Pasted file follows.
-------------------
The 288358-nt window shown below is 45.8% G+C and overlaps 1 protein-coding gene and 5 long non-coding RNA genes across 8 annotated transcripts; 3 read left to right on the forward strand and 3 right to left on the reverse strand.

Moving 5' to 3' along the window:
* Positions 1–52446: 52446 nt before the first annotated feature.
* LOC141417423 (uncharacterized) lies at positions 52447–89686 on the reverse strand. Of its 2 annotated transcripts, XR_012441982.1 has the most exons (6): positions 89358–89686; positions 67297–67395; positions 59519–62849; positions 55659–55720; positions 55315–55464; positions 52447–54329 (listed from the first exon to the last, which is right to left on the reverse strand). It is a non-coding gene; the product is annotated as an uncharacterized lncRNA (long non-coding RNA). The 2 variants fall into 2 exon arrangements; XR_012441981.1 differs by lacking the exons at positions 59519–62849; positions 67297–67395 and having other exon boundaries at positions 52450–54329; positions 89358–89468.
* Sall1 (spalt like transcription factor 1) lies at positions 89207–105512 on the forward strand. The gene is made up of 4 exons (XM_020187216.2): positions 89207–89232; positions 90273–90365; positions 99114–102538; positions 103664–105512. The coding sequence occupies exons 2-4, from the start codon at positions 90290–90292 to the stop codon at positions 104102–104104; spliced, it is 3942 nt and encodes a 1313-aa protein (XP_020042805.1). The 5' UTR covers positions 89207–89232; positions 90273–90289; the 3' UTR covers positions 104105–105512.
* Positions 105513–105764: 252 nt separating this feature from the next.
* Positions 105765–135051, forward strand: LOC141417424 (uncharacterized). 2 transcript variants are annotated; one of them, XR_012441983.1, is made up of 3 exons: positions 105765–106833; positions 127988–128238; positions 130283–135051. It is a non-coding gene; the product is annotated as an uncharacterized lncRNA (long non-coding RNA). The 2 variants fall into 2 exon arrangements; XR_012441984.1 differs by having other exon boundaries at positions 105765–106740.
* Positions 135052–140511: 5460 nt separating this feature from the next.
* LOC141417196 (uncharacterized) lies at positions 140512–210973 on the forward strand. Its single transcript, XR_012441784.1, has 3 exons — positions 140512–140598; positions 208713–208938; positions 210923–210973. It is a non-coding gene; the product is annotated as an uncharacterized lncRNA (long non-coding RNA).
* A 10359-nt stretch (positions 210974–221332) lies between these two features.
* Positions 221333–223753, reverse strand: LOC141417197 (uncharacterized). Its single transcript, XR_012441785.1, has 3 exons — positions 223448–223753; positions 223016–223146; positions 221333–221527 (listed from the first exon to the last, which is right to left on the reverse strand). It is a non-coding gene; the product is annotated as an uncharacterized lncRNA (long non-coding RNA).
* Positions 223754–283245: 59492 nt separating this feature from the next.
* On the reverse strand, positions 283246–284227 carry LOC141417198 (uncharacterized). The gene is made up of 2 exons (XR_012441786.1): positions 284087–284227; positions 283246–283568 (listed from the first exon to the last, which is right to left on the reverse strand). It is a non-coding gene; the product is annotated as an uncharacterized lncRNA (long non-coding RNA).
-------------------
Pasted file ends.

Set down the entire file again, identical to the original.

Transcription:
The 288358-nt window shown below is 45.8% G+C and overlaps 1 protein-coding gene and 5 long non-coding RNA genes across 8 annotated transcripts; 3 read left to right on the forward strand and 3 right to left on the reverse strand.

Moving 5' to 3' along the window:
* Positions 1–52446: 52446 nt before the first annotated feature.
* LOC141417423 (uncharacterized) lies at positions 52447–89686 on the reverse strand. Of its 2 annotated transcripts, XR_012441982.1 has the most exons (6): positions 89358–89686; positions 67297–67395; positions 59519–62849; positions 55659–55720; positions 55315–55464; positions 52447–54329 (listed from the first exon to the last, which is right to left on the reverse strand). It is a non-coding gene; the product is annotated as an uncharacterized lncRNA (long non-coding RNA). The 2 variants fall into 2 exon arrangements; XR_012441981.1 differs by lacking the exons at positions 59519–62849; positions 67297–67395 and having other exon boundaries at positions 52450–54329; positions 89358–89468.
* Sall1 (spalt like transcription factor 1) lies at positions 89207–105512 on the forward strand. The gene is made up of 4 exons (XM_020187216.2): positions 89207–89232; positions 90273–90365; positions 99114–102538; positions 103664–105512. The coding sequence occupies exons 2-4, from the start codon at positions 90290–90292 to the stop codon at positions 104102–104104; spliced, it is 3942 nt and encodes a 1313-aa protein (XP_020042805.1). The 5' UTR covers positions 89207–89232; positions 90273–90289; the 3' UTR covers positions 104105–105512.
* Positions 105513–105764: 252 nt separating this feature from the next.
* Positions 105765–135051, forward strand: LOC141417424 (uncharacterized). 2 transcript variants are annotated; one of them, XR_012441983.1, is made up of 3 exons: positions 105765–106833; positions 127988–128238; positions 130283–135051. It is a non-coding gene; the product is annotated as an uncharacterized lncRNA (long non-coding RNA). The 2 variants fall into 2 exon arrangements; XR_012441984.1 differs by having other exon boundaries at positions 105765–106740.
* Positions 135052–140511: 5460 nt separating this feature from the next.
* LOC141417196 (uncharacterized) lies at positions 140512–210973 on the forward strand. Its single transcript, XR_012441784.1, has 3 exons — positions 140512–140598; positions 208713–208938; positions 210923–210973. It is a non-coding gene; the product is annotated as an uncharacterized lncRNA (long non-coding RNA).
* A 10359-nt stretch (positions 210974–221332) lies between these two features.
* Positions 221333–223753, reverse strand: LOC141417197 (uncharacterized). Its single transcript, XR_012441785.1, has 3 exons — positions 223448–223753; positions 223016–223146; positions 221333–221527 (listed from the first exon to the last, which is right to left on the reverse strand). It is a non-coding gene; the product is annotated as an uncharacterized lncRNA (long non-coding RNA).
* Positions 223754–283245: 59492 nt separating this feature from the next.
* On the reverse strand, positions 283246–284227 carry LOC141417198 (uncharacterized). The gene is made up of 2 exons (XR_012441786.1): positions 284087–284227; positions 283246–283568 (listed from the first exon to the last, which is right to left on the reverse strand). It is a non-coding gene; the product is annotated as an uncharacterized lncRNA (long non-coding RNA).